In her speech, van der Hoeven applauded the impressive gains in natural gas production from hydraulic fracturing:

It was only seven years ago that your country was importing more than 300 billion cubic feet of gas a month. Now, you are on the cusp of becoming a net exporter. You are producing gas in abundance, so much so that it is muscling out other sources of power. 

She noted that reduced energy diversity could have serious implications, using the Northeast’s harsh cold snap last winter as an example:

Now, if your energy system had relied only on gas at the time of the “polar vortex”, the additional heating demand would have meant there was not enough gas for the power sector, and the system would have failed. Coal, nuclear and wind were all essential for keeping the lights on. Diversity of your power mix guaranteed your short-term energy security.

Unfortunately, later on in her speech, van der Hoeven not only backed EPA’s costly proposed greenhouse gas regulations but wants the agency to take “further steps” in reducing emissions. She believes carbon capture and sequestration technology is the answer. However, the technology is years away from being viable. EPA’s regulations are intended to drive coal out of America’s energy mix, resulting in less energy diversity and less energy security.

Current anti-coal policies are already doing damage to the latter. In April at the U.S. Chamber, FirstEnergy president and CEO Anthony Alexander explained that because of EPA power plant rules, “an estimated 376 coal-based units will close in 38 states over the next three to five years.  That’s nearly 17 percent of our nation’s coal fleet’s capacity.”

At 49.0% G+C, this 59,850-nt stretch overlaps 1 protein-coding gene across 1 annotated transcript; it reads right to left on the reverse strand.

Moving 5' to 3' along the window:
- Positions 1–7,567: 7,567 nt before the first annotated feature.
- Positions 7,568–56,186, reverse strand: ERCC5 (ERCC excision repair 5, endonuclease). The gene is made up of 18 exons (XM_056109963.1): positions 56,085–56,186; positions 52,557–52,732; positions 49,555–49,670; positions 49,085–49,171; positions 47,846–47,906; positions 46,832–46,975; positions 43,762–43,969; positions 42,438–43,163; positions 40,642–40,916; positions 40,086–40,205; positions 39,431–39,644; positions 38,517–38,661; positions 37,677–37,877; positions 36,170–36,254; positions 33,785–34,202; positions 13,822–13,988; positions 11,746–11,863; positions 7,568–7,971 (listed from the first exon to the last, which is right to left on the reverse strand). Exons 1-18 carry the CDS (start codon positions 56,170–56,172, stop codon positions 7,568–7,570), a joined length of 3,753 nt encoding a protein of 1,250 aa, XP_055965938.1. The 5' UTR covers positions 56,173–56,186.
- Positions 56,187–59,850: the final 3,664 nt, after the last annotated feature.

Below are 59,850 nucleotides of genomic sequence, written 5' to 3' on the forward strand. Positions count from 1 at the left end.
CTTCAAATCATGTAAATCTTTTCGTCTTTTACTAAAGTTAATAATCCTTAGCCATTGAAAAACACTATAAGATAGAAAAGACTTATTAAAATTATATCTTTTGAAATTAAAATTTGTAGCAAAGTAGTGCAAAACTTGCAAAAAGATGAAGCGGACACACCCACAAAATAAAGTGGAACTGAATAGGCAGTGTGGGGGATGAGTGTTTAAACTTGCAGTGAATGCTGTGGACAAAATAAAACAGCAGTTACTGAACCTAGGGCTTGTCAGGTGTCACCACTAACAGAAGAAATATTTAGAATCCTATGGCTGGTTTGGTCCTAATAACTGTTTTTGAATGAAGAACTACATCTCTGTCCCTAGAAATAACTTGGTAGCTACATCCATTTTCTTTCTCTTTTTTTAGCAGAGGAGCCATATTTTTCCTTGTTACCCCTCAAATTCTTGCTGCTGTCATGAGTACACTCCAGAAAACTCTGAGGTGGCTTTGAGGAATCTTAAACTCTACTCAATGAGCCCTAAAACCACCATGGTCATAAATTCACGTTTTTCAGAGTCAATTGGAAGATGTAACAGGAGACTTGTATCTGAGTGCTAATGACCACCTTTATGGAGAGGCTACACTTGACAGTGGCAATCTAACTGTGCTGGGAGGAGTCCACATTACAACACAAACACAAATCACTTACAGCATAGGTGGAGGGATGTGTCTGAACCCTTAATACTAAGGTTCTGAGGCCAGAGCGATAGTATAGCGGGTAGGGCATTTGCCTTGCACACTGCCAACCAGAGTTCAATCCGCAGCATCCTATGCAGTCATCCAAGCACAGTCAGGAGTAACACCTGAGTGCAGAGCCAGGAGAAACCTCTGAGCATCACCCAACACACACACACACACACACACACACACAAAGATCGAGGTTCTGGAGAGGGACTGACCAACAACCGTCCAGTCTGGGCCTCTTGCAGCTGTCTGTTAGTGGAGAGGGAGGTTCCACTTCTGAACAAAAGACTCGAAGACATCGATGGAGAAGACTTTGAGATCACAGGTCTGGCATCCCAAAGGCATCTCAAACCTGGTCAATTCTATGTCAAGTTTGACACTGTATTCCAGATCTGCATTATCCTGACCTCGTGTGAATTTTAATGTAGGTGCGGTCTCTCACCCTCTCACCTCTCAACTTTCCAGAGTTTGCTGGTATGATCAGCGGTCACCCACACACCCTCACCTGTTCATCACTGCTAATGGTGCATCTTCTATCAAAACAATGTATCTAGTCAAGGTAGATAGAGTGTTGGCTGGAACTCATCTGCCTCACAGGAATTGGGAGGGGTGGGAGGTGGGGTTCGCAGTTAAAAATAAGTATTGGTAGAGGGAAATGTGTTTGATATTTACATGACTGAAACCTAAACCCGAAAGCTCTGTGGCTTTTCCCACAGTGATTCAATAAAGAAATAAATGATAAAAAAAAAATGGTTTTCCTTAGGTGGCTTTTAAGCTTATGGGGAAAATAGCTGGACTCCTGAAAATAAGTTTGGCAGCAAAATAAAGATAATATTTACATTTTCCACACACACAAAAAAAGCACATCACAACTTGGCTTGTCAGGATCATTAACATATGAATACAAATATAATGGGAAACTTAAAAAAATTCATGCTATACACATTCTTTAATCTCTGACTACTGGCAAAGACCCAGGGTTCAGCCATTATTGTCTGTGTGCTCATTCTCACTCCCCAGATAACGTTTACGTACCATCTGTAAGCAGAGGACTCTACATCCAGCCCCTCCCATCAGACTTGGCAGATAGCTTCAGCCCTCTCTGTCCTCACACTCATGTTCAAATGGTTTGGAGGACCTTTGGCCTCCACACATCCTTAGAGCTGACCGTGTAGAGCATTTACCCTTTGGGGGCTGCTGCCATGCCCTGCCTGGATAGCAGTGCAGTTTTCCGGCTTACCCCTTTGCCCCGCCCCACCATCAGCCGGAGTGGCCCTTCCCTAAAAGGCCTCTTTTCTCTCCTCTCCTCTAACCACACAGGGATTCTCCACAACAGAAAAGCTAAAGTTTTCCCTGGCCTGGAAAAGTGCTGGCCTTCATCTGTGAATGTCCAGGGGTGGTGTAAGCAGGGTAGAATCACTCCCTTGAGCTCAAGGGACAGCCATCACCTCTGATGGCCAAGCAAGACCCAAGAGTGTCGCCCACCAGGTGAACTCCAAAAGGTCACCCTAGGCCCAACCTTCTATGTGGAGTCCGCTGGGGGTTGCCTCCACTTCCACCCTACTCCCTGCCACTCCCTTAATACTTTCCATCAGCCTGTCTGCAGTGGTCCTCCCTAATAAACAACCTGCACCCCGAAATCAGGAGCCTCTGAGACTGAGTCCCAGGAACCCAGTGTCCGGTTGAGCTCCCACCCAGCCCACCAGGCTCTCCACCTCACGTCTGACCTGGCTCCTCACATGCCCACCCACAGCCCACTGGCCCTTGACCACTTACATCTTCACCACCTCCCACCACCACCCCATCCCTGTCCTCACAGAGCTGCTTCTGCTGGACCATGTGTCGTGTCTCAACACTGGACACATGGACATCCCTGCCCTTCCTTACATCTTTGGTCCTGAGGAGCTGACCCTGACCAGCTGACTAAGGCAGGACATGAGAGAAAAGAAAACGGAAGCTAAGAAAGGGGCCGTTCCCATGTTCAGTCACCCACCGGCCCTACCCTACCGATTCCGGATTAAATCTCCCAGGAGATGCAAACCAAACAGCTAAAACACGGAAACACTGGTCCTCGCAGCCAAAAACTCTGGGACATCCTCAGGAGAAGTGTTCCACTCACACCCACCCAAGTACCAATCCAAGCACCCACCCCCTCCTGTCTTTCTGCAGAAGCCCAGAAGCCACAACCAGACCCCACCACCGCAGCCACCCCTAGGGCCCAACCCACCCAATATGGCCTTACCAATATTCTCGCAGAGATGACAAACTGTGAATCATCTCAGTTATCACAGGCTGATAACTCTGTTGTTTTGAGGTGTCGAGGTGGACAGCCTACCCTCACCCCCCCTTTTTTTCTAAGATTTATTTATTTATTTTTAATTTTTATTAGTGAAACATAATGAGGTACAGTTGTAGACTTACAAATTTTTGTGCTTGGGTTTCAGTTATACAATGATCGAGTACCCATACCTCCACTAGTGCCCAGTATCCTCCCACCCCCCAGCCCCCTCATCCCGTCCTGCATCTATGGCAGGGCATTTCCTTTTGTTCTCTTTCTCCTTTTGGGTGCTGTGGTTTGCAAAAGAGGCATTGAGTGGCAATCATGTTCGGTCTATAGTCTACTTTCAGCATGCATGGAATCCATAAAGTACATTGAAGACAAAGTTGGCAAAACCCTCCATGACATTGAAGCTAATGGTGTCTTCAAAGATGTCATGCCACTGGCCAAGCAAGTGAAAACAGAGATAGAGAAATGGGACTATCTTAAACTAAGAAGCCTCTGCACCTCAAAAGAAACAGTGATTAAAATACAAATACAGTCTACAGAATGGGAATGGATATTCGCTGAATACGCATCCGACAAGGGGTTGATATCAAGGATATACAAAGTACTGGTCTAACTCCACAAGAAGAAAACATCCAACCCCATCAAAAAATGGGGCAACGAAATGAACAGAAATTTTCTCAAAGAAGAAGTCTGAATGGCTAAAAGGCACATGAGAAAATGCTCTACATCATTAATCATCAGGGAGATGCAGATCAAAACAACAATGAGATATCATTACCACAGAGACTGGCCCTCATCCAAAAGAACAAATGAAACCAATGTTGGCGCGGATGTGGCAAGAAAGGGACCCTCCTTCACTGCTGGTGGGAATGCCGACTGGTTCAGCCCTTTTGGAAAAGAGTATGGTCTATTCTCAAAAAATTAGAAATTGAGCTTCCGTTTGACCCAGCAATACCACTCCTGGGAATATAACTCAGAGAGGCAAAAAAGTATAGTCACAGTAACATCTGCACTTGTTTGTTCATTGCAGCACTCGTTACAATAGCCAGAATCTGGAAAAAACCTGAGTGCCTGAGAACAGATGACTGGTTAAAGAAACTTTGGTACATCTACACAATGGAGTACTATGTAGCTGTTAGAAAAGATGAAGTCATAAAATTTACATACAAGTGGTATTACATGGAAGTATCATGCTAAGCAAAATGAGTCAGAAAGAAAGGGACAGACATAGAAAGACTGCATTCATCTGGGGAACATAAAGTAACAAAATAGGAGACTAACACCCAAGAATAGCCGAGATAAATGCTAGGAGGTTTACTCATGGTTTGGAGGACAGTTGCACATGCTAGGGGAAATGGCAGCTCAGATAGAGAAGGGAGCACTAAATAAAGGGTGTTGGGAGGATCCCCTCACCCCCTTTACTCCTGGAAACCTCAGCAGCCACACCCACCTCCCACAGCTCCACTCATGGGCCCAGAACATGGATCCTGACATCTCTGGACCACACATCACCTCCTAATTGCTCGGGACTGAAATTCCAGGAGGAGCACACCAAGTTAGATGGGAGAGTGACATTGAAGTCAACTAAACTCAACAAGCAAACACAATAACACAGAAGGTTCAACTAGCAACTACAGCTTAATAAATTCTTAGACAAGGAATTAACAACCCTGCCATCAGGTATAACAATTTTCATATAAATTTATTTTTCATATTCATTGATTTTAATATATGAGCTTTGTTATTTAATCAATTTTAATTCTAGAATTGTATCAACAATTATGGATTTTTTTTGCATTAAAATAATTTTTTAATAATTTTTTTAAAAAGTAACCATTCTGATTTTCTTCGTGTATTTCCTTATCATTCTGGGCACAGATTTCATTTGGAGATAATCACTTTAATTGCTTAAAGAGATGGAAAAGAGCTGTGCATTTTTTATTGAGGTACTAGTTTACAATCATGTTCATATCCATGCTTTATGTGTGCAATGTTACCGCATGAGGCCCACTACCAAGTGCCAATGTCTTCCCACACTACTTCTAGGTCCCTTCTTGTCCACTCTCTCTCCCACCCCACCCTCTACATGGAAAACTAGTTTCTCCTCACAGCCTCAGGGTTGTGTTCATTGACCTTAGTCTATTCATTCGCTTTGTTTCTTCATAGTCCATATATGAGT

Van der Hoeven correctly touted that fuel mix diversity is important to energy security. However, she contradicted her commentary by pushing for policies that would shove coal out of America’s energy picture.

Follow Sean Hackbarth on Twitter at @seanhackbarth and the U.S. Chamber at @uschamber.

Sean Hackbarth An oil truck takes a load back to town in McKenzie County west of Watford City, North Dakota.An oil truck takes a load back to town in McKenzie County west of Watford City, North Dakota.Photographer: Tim Evanson/Flickr. Licensed under a Creative Commons Attribution-ShareAlike 2.0 Generic license.


This Bloomberg story shows that to sustain America’s energy boom, we need to ensure we’re investing enough in our roads:

With the U.S. projected to be energy self-sufficient by 2030, according to BP, crumbling highways may threaten billions of dollars of investment in the oil patch. Because more wells are being drilled using hydraulic fracturing, there’s greater need for truckloads of water, sand and chemicals, as well as steel structures used in the process in fields often miles from major roads.